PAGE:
Day-to-day occurrences can become less and less interesting. It can be difficult to feel the satisfaction of the little things in life and to focus on the duties that need to be done. Not being in the moment can trap people in their past. Emotions like anger, rage, and even numbness may arise, and these reactions may not be easily managed.
If this continues for a while, individuals can become dissociated from themselves as a method of self-protection. Many people who have not been treated for trauma may initially experience intense flashbacks and eventually become dissociated – they detach from themselves.
When an organism is always on high alert, its energy is concentrated on defending itself against unknown threats. But, unfortunately, constantly defending itself means it can’t nurture, take care of, or love anyone. So feeling safe with other people is likely the most crucial component of mental well-being.
Losing Your Body, Losing Yourself
The Bessel Van Der Kolk investigation group has concluded that extended mental mistreatment and neglect can be as damaging as physical harm and sexual violation. As a result, many patients reported to Van Der Kolk that they were unable to experience feeling in some parts of their bodies.
When you’re not thinking about anything in particular, you begin to focus on yourself. The default mode activates the parts of the brain that construct your individual sense of “self.” Studies show that those who experience traumatic events have significantly less activity in the areas of the brain that make up their self-awareness.
These people have learned to turn off the parts of the brain that evoke the intense emotions and sensations associated with fear. Not being conscious of yourself isn’t just a result of inattention. The areas in charge of self-awareness are disabled, as well as the regions related to self-experience.
Before we understand why we feel something, we must first become aware of our emotions. We need to be able to pay attention to what is going on inside us. Mindfulness is essential for healing from trauma. And mindfulness practice is the cornerstone of recovery from trauma.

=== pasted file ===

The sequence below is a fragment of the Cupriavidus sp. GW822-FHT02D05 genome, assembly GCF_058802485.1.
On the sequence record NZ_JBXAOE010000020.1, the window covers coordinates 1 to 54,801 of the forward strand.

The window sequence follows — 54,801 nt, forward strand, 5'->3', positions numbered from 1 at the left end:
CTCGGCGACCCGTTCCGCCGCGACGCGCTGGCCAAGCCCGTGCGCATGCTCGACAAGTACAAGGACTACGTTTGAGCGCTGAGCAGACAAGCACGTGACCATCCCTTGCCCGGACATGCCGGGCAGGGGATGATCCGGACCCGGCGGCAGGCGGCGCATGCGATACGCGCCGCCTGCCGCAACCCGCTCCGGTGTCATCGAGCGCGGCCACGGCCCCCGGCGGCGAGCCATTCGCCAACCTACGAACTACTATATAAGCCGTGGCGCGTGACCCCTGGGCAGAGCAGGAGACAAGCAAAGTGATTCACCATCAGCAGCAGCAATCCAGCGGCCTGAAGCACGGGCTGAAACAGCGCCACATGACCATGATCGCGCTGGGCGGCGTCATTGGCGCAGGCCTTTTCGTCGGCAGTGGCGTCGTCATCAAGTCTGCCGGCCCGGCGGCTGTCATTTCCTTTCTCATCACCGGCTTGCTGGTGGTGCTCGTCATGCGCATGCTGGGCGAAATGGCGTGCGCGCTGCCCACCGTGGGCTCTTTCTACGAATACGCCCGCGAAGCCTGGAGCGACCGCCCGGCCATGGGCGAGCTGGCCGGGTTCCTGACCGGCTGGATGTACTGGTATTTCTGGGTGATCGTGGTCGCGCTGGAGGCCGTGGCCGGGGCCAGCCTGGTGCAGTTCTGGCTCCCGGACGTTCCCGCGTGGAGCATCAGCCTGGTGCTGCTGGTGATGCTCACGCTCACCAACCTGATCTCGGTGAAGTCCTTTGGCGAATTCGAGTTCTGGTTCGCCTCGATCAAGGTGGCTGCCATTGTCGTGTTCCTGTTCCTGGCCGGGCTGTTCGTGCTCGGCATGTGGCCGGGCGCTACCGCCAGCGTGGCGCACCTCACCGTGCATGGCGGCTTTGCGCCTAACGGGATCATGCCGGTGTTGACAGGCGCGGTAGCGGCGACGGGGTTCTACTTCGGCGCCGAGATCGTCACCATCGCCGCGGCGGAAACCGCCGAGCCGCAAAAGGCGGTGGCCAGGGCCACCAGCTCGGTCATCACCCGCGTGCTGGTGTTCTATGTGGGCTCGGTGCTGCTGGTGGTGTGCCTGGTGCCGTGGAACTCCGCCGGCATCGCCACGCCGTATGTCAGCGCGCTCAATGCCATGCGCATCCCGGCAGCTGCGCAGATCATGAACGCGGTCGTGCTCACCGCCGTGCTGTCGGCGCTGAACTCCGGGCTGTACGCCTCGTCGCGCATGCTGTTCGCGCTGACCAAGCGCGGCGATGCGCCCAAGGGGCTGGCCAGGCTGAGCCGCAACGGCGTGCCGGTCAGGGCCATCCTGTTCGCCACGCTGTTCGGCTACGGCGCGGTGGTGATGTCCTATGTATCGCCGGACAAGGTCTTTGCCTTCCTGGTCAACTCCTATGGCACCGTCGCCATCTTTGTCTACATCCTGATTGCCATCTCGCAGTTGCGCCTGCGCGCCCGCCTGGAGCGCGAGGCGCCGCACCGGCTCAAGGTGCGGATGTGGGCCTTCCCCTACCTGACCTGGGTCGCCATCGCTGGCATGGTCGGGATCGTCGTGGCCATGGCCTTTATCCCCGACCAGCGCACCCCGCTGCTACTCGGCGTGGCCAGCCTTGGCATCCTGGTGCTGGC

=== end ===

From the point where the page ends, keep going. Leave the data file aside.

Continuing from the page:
The self can exist without the body, like a ghost. But trauma sufferers won’t heal until they form an understanding and connection between their minds and the physical sensations within their bodies. In other words, they need to learn to be aware and in the moment.
The Minds Of Children
As children develop, the nature of their early experiences can significantly impact the rest of their lives. Youngsters are willing to do almost anything to feel noticed and connected with their primary caregiver. Depending on whether their parent or caregiver is loving, kind, detached, insensitive, rejecting, or cruel, children will create a method of dealing with their circumstances to fulfill some of their needs.
Mary Ainsworth and Mary Main conducted extensive research over a long time, examining the response of infants when separated temporarily from their mothers:
- Infants with a strong bond with their mothers become distressed when she leaves them, but they demonstrate joy when she returns. After a quick check to gain assurance, they become tranquil and continue their activity.
- Certain kids with an unsupportive or rejecting primary caregiver tend to be persistently disturbed and demand attention from their mothers. Additionally, some of them are more passive and secluded. The mother is incapable of calming them down, and they do not resume playing happily compared to those with a secure attachment.
The emotional bonds we form in childhood can tend to carry over into our adult lives. For example, those who experienced high anxiety levels during childhood are more likely to be anxious adults. In contrast, those who were more avoidant in their formative years may become individuals who have difficulty connecting with their own emotions and those of others. But, of course, life has a way of throwing curveballs, and experiences throughout our lives have the potential to alter these courses.
The Cost Of Abuse And Neglect
Bessel van der Kolk and Nina Fish-Murray conducted an experiment to compare the responses of traumatized children to those of a group of children without any trauma. They presented both groups with the same visual stimulus. They showed the participants the image below:
Every child in the study commented on the man’s peril under the automobile. The control group responded by saying that the car would be repaired, and then they could go to McDonald’s. The children who experienced trauma, however, had much more horrifying accounts. For example, one of the boys told of how he would kick the jack away, and the car would crush his father, while the other girl was close to smashing a hammer into her father’s head.
Another example is a female who finds it difficult to let people enter her personal space. As a result, it’s difficult for her to contact others physically or even engage in intimate activities. When Bessel questioned her about her past, she assumed she “probably had a cheerful childhood.” Yet, she was unable to recall much before her twelfth year. He then requested her to draw a family picture. This is what she drew in the image below:
This is called Auden’s rule. Even though she must have had a happy childhood, she drew such a horrific picture. But she could not allow herself to recognize what her own picture revealed. After working with her, the fragments returned where her father regularly abused her.